Sunday, August 30, 2009


The Puff Digest.

This really is a Digest as it contains a compilation of all I know, have learned and researched in cookbooks, on television and the Internet about Puffs.
I've found enough shortcuts with this to ensure original taste without the labor, time and energy originally involved in the recipe.
Puffs are also called turnovers in some countries, samosas in whatever name you know it, a puff still is really amazing. In our house it's a meal in one and I wanted to share all the shortcuts I know with you. The history of my experience with puff making is recorded for those who love reading 'the real version'.

Before I married HD, I had only made puff pastry taught in my high school cooking class by Sister Rita Mary.
This was the American/English version with cold butter, flour, water and `cool' hands.
Again, in those days this was a very long version and done only under compulsion in class.

When I got married, to my surprise I found, HD's family made the best puffs with a labor intense version of home made puff pastry, and their own unique filling.
They made a dough out of maida (all purpose flour), water, salt and a little ghee. After letting the dough rest for a couple of hours, they rolled it out to a big circle, then spread a mixture called `saatta', made of equal quantities of ghee and maida. This was spread on the circle, the circle rolled up into a cylinder, starting with a 3/4 inch fold. This large roll was then cut into 1 inch pieces, then each piece rolled out in one direction only, keeping the cut pieces at the ends. This small circle was filled, sealed with a mix of flour and water and then deep fried. The layers were amazing, the taste incredible and the work mind boggling.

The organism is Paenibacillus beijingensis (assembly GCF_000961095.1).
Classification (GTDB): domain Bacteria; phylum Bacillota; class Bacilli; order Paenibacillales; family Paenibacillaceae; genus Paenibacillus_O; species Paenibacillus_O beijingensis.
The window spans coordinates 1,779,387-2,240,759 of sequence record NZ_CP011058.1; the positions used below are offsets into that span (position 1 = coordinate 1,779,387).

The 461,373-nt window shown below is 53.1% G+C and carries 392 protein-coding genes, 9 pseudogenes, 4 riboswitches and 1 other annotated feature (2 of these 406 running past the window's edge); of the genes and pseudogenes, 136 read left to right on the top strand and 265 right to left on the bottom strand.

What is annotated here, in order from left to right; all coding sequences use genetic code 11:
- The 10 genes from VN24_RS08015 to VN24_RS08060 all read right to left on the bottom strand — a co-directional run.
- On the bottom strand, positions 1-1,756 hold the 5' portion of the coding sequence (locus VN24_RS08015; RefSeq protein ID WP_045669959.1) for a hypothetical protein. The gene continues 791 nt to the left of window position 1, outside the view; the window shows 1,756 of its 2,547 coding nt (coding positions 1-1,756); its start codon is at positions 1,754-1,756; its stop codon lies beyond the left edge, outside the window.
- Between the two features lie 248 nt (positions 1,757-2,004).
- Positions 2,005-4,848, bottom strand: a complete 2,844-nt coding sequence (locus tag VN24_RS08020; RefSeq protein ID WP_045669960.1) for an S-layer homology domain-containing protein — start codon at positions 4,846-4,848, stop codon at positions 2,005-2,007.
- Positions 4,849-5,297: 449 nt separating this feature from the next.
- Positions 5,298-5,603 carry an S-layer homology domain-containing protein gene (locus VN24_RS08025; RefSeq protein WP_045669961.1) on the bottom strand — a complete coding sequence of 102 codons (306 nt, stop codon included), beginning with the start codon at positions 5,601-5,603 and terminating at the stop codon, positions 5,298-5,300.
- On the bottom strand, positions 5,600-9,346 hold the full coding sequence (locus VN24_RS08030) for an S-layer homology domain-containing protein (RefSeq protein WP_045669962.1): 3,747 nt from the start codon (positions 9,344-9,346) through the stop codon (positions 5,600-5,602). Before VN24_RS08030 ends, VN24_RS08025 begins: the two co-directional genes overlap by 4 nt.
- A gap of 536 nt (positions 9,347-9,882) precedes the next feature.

The whole process from start to finish took quite a few hours and more than one pair of hands. which in a large family there was no shortage of.

Here abroad, where there is only one person to make your favorite soon found a shortcut that was pleasing to the palate without compromising taste.
I have made these puffs many times over the years, keeping the original filling but using my healthier shorter version.
Originally, Pepperidge Farm sheets provided the puff pastry. I cut each sheet into three rectangles along the creases lengthwise, and then each rectangle into three squares. I rolled out each square further then cut into two lengthwise, stuffed each portion, sealed it with a mix of flour and water.
So here's the Math: from each rectangle I got six puffs and from each sheet eighteen puffs in total.
Even with the rolling out, there were enough layers in the final puff to impress everyone.
I baked the puffs following package instructions, switching the baking tray from top to bottom rack half through to ensure even baking.
If you don't roll out the dough squares a bit, you'll end up with a cover that's too thick.

Older and wiser now, I have switched to the five by five inch squares (or four by four, depending which brand you pick) of Puff Pastry sold in packets at my local Lebanese store. I roll out the squares and make two large puffs out of each...four would be better and smaller, but I'm not that patient.
I bake them in a 425 degree oven, in the middle rack. They come out great.

On a search for other covers, I came across mention of all these wrappers on different websites and television shows: wonton wrappers, phyllo dough sheets, phyllo dough cups, egg roll wrappers, empanada wrappers, pie crust sheets, puff pastry.

Recently, much to my delight, after reading a recipe for baked empanadas, I discovered frozen empanada wraps in the Mexican Supermarket.
I fill each circle, put water on half the semi-circle, fold over, and press the edge with the tines of a fork.
I was a little disappointed with how dry the baked empanadas were, so I broke my rule of very little fried foods and fried one just to see the difference.
The results overwhelmed me. Though the crust was a little bubbly for some reason, it was a perfect samosa crust....all one could ask for, dream of and enjoy tremendously.

Then I came across a recipe for samosas stuffed with chole (garbanzo beans/chick peas cooked with spices...recipe below). I've looked for the site repeatedly to give them credit here, but I cannot find it. This idea of chole in a samosa, caught my attention and tantalized my tastebuds. Which clever person had thought the recipe up and why was I never that clever person?